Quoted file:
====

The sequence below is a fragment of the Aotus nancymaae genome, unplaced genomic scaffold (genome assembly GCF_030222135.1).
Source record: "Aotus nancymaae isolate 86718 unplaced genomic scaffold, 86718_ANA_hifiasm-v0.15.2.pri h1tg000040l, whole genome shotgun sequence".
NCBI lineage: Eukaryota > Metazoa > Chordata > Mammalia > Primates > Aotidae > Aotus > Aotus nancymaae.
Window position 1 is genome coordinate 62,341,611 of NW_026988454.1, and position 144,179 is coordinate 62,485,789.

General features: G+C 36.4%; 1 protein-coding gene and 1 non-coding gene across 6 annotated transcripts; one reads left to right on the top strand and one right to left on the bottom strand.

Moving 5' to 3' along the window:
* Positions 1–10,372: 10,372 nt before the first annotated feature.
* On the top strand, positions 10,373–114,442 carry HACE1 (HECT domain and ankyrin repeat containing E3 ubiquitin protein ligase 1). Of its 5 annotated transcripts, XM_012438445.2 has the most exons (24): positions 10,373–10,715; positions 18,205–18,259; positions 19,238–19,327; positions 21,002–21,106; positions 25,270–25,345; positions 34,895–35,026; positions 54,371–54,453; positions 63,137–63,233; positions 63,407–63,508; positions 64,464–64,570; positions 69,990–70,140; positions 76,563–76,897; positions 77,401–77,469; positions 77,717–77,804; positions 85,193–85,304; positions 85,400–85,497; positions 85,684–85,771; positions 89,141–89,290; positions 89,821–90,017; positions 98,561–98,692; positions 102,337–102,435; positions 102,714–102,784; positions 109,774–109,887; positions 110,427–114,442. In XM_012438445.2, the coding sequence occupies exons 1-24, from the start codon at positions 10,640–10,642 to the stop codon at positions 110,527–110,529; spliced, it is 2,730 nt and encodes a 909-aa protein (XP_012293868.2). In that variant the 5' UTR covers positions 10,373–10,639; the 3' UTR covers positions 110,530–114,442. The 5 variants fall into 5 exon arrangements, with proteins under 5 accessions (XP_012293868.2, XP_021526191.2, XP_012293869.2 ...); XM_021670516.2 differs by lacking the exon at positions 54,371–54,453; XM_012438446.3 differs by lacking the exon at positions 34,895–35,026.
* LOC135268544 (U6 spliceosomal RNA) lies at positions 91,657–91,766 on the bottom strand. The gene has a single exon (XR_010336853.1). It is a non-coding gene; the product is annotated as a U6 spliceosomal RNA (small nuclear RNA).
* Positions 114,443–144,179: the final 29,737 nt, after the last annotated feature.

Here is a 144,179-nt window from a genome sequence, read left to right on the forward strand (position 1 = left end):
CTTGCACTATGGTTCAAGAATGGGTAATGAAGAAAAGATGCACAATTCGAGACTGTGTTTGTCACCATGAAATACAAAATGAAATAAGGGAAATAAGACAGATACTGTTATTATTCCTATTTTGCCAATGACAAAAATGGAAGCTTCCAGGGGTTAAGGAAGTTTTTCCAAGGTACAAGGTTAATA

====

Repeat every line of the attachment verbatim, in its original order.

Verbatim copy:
The sequence below is a fragment of the Aotus nancymaae genome, unplaced genomic scaffold (genome assembly GCF_030222135.1).
Source record: "Aotus nancymaae isolate 86718 unplaced genomic scaffold, 86718_ANA_hifiasm-v0.15.2.pri h1tg000040l, whole genome shotgun sequence".
NCBI lineage: Eukaryota > Metazoa > Chordata > Mammalia > Primates > Aotidae > Aotus > Aotus nancymaae.
Window position 1 is genome coordinate 62,341,611 of NW_026988454.1, and position 144,179 is coordinate 62,485,789.

General features: G+C 36.4%; 1 protein-coding gene and 1 non-coding gene across 6 annotated transcripts; one reads left to right on the top strand and one right to left on the bottom strand.

Moving 5' to 3' along the window:
* Positions 1–10,372: 10,372 nt before the first annotated feature.
* On the top strand, positions 10,373–114,442 carry HACE1 (HECT domain and ankyrin repeat containing E3 ubiquitin protein ligase 1). Of its 5 annotated transcripts, XM_012438445.2 has the most exons (24): positions 10,373–10,715; positions 18,205–18,259; positions 19,238–19,327; positions 21,002–21,106; positions 25,270–25,345; positions 34,895–35,026; positions 54,371–54,453; positions 63,137–63,233; positions 63,407–63,508; positions 64,464–64,570; positions 69,990–70,140; positions 76,563–76,897; positions 77,401–77,469; positions 77,717–77,804; positions 85,193–85,304; positions 85,400–85,497; positions 85,684–85,771; positions 89,141–89,290; positions 89,821–90,017; positions 98,561–98,692; positions 102,337–102,435; positions 102,714–102,784; positions 109,774–109,887; positions 110,427–114,442. In XM_012438445.2, the coding sequence occupies exons 1-24, from the start codon at positions 10,640–10,642 to the stop codon at positions 110,527–110,529; spliced, it is 2,730 nt and encodes a 909-aa protein (XP_012293868.2). In that variant the 5' UTR covers positions 10,373–10,639; the 3' UTR covers positions 110,530–114,442. The 5 variants fall into 5 exon arrangements, with proteins under 5 accessions (XP_012293868.2, XP_021526191.2, XP_012293869.2 ...); XM_021670516.2 differs by lacking the exon at positions 54,371–54,453; XM_012438446.3 differs by lacking the exon at positions 34,895–35,026.
* LOC135268544 (U6 spliceosomal RNA) lies at positions 91,657–91,766 on the bottom strand. The gene has a single exon (XR_010336853.1). It is a non-coding gene; the product is annotated as a U6 spliceosomal RNA (small nuclear RNA).
* Positions 114,443–144,179: the final 29,737 nt, after the last annotated feature.

Here is a 144,179-nt window from a genome sequence, read left to right on the forward strand (position 1 = left end):
CTTGCACTATGGTTCAAGAATGGGTAATGAAGAAAAGATGCACAATTCGAGACTGTGTTTGTCACCATGAAATACAAAATGAAATAAGGGAAATAAGACAGATACTGTTATTATTCCTATTTTGCCAATGACAAAAATGGAAGCTTCCAGGGGTTAAGGAAGTTTTTCCAAGGTACAAGGTTAATA